Largest CIA Data Breach in History: How Hackers Stole Cyberweapons With Ease

The CIA couldn’t have made it any easier for hackers to steal their sophisticated cyberweapons if they gave them a key to the vault. The whole reason the “largest theft of data in CIA history” occurred is because they were so focused on building hacking tools they didn’t know they were infested with moles. An employee, CNN reports, “took advantage of ‘woefully lax’ security and gave secret hacking tools to WikiLeaks.” A lot of them.

Cyberweapons stolen from within

The Central Intelligence Agency admitted the serious security breach, which happened back in 2016, in an internal memo released on Tuesday. The “clandestine” Center for Cyber Intelligence has no clue exactly what was stolen, only that it could total up to a whopping “34 terabytes of data.” CNN puts that in perspective as “the equivalent of 2.2 billion pages of text.”

The CIA didn’t even know they were hacked until a year after the crime occurred. They found out when Wikileaks put out their “Vault 7” release in March of 2017. It was virtually the entire “catalog” of sophisticated cyberweapons available to law enforcement agencies on request.

The incident sparked the creation of a targeted “CIA WikiLeaks Task Force.” In October of 2017, they submitted their report to Mike Pompeo, since replaced as director by Gina Haspel, when he shifted over to Secretary of State. On Tuesday, the CIA finally made public a heavily redacted version of what the task force found.

They never saw it coming

Our highest intelligence officials admit that they didn’t have a single clue and nobody saw it coming. “We failed to recognize or act in a coordinated fashion on warning signs that a person or persons with access to CIA classified information posed an unacceptable risk to national security.” It’s not like national security is their job or anything.

The CIA refused to answer any “specific” questions about the stolen cyberweapons but spokesperson Timothy Barrett did relate, “”CIA works to incorporate best-in-class technologies to keep ahead of and defend against ever-evolving threats.” Now everyone else has them too, so they aren’t that far ahead anymore.

Another thing they aren’t actually drawing attention too is the fact that it wasn’t an isolated incident. According to their own report, the leak happened from a series of security lapses “over years that too often prioritized creativity and collaboration at the expense of security.”

Democrats got more than they bargained for

The cyberweapons breach memo was released to the public this week by Democrat Senator Ron Wyden, who sits on the Senate Intelligence Committee. He originally was provided an “incomplete, redacted version” of the report from the Justice Department and it made him curious to see the rest, so he asked. Our new Director of National Intelligence, John Ratcliffe, said sure, and sent it over. Now, Wyden is digging for more about “widespread cybersecurity problems across the intelligence community.”

The redacted version still has plenty of juicy details. It makes it crystal clear that the Agency didn’t have any idea how bad the theft was. Apparently, once you get clearance to work for the CIA, things like passwords and user names are no longer required. Considering that these are the guys who walk through security systems like they aren’t even there, they probably wouldn’t do much to keep anyone out of anything. What they would and should show, is who accessed what and when.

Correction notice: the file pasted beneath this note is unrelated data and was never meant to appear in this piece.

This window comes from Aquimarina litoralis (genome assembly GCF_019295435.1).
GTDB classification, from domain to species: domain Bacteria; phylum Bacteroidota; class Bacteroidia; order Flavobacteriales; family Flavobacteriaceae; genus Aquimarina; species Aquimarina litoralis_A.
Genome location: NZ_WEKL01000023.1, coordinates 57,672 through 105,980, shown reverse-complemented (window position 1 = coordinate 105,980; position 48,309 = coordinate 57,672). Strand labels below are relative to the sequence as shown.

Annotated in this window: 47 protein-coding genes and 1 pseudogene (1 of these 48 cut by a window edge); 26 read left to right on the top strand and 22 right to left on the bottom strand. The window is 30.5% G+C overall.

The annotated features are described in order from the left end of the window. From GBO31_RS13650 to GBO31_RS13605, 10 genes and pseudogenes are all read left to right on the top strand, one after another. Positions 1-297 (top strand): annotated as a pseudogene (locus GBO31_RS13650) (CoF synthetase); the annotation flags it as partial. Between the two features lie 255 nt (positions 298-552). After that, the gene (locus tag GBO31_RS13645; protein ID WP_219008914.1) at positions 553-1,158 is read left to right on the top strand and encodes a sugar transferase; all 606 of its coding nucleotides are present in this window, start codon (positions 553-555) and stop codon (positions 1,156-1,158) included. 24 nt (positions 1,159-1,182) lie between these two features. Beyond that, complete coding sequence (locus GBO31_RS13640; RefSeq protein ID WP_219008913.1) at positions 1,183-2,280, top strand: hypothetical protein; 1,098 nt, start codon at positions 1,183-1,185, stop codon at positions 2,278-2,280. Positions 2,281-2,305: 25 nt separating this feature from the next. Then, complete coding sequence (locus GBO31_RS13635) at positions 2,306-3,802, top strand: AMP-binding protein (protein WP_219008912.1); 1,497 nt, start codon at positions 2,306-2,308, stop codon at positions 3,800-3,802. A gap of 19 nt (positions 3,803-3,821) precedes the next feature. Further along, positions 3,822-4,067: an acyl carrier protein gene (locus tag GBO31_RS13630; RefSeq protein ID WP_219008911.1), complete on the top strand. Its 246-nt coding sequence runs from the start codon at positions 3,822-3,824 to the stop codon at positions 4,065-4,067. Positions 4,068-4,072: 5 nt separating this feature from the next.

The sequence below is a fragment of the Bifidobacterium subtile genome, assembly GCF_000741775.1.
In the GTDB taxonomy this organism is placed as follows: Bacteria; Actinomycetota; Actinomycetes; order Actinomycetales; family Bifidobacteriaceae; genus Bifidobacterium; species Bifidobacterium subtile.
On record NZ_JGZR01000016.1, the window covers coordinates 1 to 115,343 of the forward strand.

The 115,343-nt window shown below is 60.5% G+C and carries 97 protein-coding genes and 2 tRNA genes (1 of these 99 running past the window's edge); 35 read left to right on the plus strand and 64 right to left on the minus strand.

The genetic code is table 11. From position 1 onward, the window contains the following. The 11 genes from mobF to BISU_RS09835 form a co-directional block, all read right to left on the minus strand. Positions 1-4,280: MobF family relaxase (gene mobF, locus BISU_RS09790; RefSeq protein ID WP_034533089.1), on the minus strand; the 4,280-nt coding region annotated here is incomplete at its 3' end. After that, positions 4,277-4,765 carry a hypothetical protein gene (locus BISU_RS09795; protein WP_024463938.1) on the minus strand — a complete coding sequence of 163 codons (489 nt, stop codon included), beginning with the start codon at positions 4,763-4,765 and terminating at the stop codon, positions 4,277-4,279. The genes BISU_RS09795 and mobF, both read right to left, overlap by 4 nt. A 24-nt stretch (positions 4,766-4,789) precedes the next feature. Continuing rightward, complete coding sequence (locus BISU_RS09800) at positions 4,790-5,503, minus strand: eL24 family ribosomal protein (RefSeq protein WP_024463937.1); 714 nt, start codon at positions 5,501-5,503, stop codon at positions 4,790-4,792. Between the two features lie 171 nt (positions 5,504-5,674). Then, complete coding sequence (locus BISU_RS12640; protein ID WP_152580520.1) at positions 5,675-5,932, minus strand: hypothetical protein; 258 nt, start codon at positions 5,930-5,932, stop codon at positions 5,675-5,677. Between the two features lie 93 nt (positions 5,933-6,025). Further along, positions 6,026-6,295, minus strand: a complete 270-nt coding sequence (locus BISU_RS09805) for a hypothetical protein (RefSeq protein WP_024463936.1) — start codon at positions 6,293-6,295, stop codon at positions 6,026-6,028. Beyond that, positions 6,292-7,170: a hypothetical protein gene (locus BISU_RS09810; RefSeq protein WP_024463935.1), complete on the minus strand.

As written in the report, the CCI system “unlike other parts of the Agency’s IT systems ‘did not require user activity monitoring or other safeguards.'” What that means is “most of our sensitive cyber weapons were not compartmented, users shared systems administrator-level passwords, there were no effective removable media controls, and historical data was available to users indefinitely.”

Too focused on building more weapons

The CCI was way too busy stockpiling cyberweapons. As noted by the task force, CCI focused on building cyber weapons and neglected to also prepare mitigation packages if those tools were exposed.” The hackers never expected to be infiltrated from within. Even Wikileaks noticed that “the CIA had become the globe’s pre-eminent hacking operation, sneaking into high-tech phones and televisions to spy on people worldwide.”

As part of the vault 7 release, Wikileaks published a whole bunch of notes detailing exactly how “the agency allegedly targeted individuals through malware and physical hacking on devices including phones, computes and TV’s.” That’s why Edward Snowden refuses to use a cell phone.

The standard operating procedure at the CIA was to make their in house hackers “appear as if they were Russian.” That phrase takes on new meaning now that we know what we know about the Obamagate scandal. Three years later, the security holes still haven’t been patched. “Three years after that report was submitted, the intelligence community is still lagging behind and has failed to adopt even the most basic cybersecurity technologies in widespread use elsewhere in the federal government,” Senator Widen scolds.

The CIA focuses on the legality of what they did, while downplaying the aspects that the report talks about some tools “still under development by the intelligence community” and more importantly, that “nearly all of the CIA’s arsenal of privacy-breaching cyberweapons had been stolen, and the tools are potentially in the hands of criminals and foreign spies.” Oops.

1 comment
  1. So, they assumed Snowden was a “one-off” exception? What a bunch of clowns. Will Brennan escape blame for this?

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